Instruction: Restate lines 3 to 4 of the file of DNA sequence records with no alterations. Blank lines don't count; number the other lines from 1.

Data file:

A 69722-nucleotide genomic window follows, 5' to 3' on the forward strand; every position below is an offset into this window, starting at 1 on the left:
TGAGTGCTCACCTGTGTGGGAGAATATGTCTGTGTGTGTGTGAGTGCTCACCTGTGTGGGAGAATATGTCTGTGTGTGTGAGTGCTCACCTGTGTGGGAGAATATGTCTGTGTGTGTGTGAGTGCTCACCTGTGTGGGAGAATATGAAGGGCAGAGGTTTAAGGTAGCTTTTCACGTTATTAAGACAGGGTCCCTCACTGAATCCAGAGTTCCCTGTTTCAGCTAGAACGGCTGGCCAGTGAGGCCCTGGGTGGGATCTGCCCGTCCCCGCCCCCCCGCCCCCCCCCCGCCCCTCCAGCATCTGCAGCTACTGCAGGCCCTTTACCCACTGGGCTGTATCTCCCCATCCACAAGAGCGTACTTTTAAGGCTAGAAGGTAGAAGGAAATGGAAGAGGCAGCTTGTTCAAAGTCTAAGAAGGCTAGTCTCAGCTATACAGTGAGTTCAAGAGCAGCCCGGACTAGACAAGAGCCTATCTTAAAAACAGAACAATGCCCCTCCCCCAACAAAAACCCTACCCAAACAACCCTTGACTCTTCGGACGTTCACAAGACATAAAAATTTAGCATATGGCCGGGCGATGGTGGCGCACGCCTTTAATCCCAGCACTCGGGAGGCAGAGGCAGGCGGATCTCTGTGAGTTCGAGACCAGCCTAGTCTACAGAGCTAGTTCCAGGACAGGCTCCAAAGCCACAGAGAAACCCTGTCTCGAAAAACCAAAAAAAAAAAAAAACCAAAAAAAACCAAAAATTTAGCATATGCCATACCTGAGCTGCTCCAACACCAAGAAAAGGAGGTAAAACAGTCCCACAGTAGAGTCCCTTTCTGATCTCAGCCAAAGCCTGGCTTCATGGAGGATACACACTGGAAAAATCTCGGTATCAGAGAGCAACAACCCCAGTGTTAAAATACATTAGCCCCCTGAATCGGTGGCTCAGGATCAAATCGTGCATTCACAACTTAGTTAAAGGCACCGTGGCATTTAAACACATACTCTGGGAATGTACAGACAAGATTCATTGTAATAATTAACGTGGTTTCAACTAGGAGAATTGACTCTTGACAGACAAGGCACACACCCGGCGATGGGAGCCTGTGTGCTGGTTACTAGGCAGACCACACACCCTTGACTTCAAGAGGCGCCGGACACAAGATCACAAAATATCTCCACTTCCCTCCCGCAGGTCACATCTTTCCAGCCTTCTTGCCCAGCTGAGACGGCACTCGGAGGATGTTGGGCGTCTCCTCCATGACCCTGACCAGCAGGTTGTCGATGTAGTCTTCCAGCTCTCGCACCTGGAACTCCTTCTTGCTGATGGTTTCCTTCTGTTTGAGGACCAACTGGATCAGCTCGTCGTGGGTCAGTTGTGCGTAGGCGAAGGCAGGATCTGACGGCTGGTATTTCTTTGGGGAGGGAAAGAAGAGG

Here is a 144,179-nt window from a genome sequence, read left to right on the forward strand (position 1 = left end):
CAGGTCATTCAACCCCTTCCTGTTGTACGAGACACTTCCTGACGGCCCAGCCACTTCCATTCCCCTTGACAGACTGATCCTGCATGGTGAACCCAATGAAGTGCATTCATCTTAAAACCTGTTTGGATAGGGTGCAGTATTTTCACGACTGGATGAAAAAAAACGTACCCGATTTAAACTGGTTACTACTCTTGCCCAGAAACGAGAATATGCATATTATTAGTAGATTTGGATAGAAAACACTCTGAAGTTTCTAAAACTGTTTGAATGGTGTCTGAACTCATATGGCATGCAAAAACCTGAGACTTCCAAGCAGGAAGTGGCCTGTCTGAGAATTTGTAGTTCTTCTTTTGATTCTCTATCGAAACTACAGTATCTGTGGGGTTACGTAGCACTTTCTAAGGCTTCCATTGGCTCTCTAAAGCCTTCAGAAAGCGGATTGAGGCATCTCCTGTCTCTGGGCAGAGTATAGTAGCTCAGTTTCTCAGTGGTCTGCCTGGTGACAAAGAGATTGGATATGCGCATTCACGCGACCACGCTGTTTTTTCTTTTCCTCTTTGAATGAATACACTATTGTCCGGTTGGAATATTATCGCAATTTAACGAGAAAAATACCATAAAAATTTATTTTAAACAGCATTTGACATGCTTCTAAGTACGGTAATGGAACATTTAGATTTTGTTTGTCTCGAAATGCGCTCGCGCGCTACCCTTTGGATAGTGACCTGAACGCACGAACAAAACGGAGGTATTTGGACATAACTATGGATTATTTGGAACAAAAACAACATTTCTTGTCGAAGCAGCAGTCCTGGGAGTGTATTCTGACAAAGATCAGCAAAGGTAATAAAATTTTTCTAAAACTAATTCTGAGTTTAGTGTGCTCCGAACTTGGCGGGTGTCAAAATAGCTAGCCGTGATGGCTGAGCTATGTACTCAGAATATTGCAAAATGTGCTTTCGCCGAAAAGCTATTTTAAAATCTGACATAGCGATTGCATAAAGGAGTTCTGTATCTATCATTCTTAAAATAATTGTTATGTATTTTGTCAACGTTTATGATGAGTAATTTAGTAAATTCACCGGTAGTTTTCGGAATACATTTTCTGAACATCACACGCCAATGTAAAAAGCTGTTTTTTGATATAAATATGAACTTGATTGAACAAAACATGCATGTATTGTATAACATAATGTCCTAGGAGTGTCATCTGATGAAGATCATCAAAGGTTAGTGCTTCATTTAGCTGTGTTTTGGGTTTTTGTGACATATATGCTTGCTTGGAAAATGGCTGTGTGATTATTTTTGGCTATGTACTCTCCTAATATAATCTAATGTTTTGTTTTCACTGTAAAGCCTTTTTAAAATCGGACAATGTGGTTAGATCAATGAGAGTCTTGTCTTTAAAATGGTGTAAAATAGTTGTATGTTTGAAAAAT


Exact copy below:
Here is a 144,179-nt window from a genome sequence, read left to right on the forward strand (position 1 = left end):
CAGGTCATTCAACCCCTTCCTGTTGTACGAGACACTTCCTGACGGCCCAGCCACTTCCATTCCCCTTGACAGACTGATCCTGCATGGTGAACCCAATGAAGTGCATTCATCTTAAAACCTGTTTGGATAGGGTGCAGTATTTTCACGACTGGATGAAAAAAAACGTACCCGATTTAAACTGGTTACTACTCTTGCCCAGAAACGAGAATATGCATATTATTAGTAGATTTGGATAGAAAACACTCTGAAGTTTCTAAAACTGTTTGAATGGTGTCTGAACTCATATGGCATGCAAAAACCTGAGACTTCCAAGCAGGAAGTGGCCTGTCTGAGAATTTGTAGTTCTTCTTTTGATTCTCTATCGAAACTACAGTATCTGTGGGGTTACGTAGCACTTTCTAAGGCTTCCATTGGCTCTCTAAAGCCTTCAGAAAGCGGATTGAGGCATCTCCTGTCTCTGGGCAGAGTATAGTAGCTCAGTTTCTCAGTGGTCTGCCTGGTGACAAAGAGATTGGATATGCGCATTCACGCGACCACGCTGTTTTTTCTTTTCCTCTTTGAATGAATACACTATTGTCCGGTTGGAATATTATCGCAATTTAACGAGAAAAATACCATAAAAATTTATTTTAAACAGCATTTGACATGCTTCTAAGTACGGTAATGGAACATTTAGATTTTGTTTGTCTCGAAATGCGCTCGCGCGCTACCCTTTGGATAGTGACCTGAACGCACGAACAAAACGGAGGTATTTGGACATAACTATGGATTATTTGGAACAAAAACAACATTTCTTGTCGAAGCAGCAGTCCTGGGAGTGTATTCTGACAAAGATCAGCAAAGGTAATAAAATTTTTCTAAAACTAATTCTGAGTTTAGTGTGCTCCGAACTTGGCGGGTGTCAAAATAGCTAGCCGTGATGGCTGAGCTATGTACTCAGAATATTGCAAAATGTGCTTTCGCCGAAAAGCTATTTTAAAATCTGACATAGCGATTGCATAAAGGAGTTCTGTATCTATCATTCTTAAAATAATTGTTATGTATTTTGTCAACGTTTATGATGAGTAATTTAGTAAATTCACCGGTAGTTTTCGGAATACATTTTCTGAACATCACACGCCAATGTAAAAAGCTGTTTTTTGATATAAATATGAACTTGATTGAACAAAACATGCATGTATTGTATAACATAATGTCCTAGGAGTGTCATCTGATGAAGATCATCAAAGGTTAGTGCTTCATTTAGCTGTGTTTTGGGTTTTTGTGACATATATGCTTGCTTGGAAAATGGCTGTGTGATTATTTTTGGCTATGTACTCTCCTAATATAATCTAATGTTTTGTTTTCACTGTAAAGCCTTTTTAAAATCGGACAATGTGGTTAGATCAATGAGAGTCTTGTCTTTAAAATGGTGTAAAATAGTTGTATGTTTGAAAAAT